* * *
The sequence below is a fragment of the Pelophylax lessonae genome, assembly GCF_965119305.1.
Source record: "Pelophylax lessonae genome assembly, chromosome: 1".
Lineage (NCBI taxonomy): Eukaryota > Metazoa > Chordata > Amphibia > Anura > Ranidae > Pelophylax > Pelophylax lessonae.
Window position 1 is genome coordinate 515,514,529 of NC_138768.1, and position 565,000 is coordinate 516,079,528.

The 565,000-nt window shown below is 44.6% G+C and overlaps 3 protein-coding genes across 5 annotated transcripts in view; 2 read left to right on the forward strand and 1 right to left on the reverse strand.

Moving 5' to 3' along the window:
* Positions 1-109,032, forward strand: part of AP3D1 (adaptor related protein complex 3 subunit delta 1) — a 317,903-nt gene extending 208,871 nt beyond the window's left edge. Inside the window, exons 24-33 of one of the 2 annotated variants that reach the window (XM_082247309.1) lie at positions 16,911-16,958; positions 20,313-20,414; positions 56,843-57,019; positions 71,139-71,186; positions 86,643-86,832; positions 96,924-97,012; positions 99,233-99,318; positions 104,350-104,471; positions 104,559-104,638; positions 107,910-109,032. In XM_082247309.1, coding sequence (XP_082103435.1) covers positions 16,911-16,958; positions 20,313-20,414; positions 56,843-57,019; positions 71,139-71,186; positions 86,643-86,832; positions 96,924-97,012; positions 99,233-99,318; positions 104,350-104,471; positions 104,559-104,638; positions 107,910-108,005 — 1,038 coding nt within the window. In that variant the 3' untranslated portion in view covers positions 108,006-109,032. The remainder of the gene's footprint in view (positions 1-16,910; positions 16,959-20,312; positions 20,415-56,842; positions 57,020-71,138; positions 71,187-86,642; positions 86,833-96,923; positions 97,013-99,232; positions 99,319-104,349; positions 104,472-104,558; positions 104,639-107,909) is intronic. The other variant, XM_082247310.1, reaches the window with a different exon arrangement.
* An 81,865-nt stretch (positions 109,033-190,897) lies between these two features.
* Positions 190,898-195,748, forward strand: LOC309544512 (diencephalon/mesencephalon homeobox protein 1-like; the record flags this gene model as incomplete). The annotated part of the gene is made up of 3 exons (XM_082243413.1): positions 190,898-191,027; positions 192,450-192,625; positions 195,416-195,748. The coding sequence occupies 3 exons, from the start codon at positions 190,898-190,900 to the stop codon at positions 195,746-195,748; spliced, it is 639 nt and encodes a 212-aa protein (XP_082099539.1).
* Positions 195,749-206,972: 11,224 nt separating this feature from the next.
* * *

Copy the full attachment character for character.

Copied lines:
The sequence below is a fragment of the Pelophylax lessonae genome, assembly GCF_965119305.1.
Source record: "Pelophylax lessonae genome assembly, chromosome: 1".
Lineage (NCBI taxonomy): Eukaryota > Metazoa > Chordata > Amphibia > Anura > Ranidae > Pelophylax > Pelophylax lessonae.
Window position 1 is genome coordinate 515,514,529 of NC_138768.1, and position 565,000 is coordinate 516,079,528.

The 565,000-nt window shown below is 44.6% G+C and overlaps 3 protein-coding genes across 5 annotated transcripts in view; 2 read left to right on the forward strand and 1 right to left on the reverse strand.

Moving 5' to 3' along the window:
* Positions 1-109,032, forward strand: part of AP3D1 (adaptor related protein complex 3 subunit delta 1) — a 317,903-nt gene extending 208,871 nt beyond the window's left edge. Inside the window, exons 24-33 of one of the 2 annotated variants that reach the window (XM_082247309.1) lie at positions 16,911-16,958; positions 20,313-20,414; positions 56,843-57,019; positions 71,139-71,186; positions 86,643-86,832; positions 96,924-97,012; positions 99,233-99,318; positions 104,350-104,471; positions 104,559-104,638; positions 107,910-109,032. In XM_082247309.1, coding sequence (XP_082103435.1) covers positions 16,911-16,958; positions 20,313-20,414; positions 56,843-57,019; positions 71,139-71,186; positions 86,643-86,832; positions 96,924-97,012; positions 99,233-99,318; positions 104,350-104,471; positions 104,559-104,638; positions 107,910-108,005 — 1,038 coding nt within the window. In that variant the 3' untranslated portion in view covers positions 108,006-109,032. The remainder of the gene's footprint in view (positions 1-16,910; positions 16,959-20,312; positions 20,415-56,842; positions 57,020-71,138; positions 71,187-86,642; positions 86,833-96,923; positions 97,013-99,232; positions 99,319-104,349; positions 104,472-104,558; positions 104,639-107,909) is intronic. The other variant, XM_082247310.1, reaches the window with a different exon arrangement.
* An 81,865-nt stretch (positions 109,033-190,897) lies between these two features.
* Positions 190,898-195,748, forward strand: LOC309544512 (diencephalon/mesencephalon homeobox protein 1-like; the record flags this gene model as incomplete). The annotated part of the gene is made up of 3 exons (XM_082243413.1): positions 190,898-191,027; positions 192,450-192,625; positions 195,416-195,748. The coding sequence occupies 3 exons, from the start codon at positions 190,898-190,900 to the stop codon at positions 195,746-195,748; spliced, it is 639 nt and encodes a 212-aa protein (XP_082099539.1).
* Positions 195,749-206,972: 11,224 nt separating this feature from the next.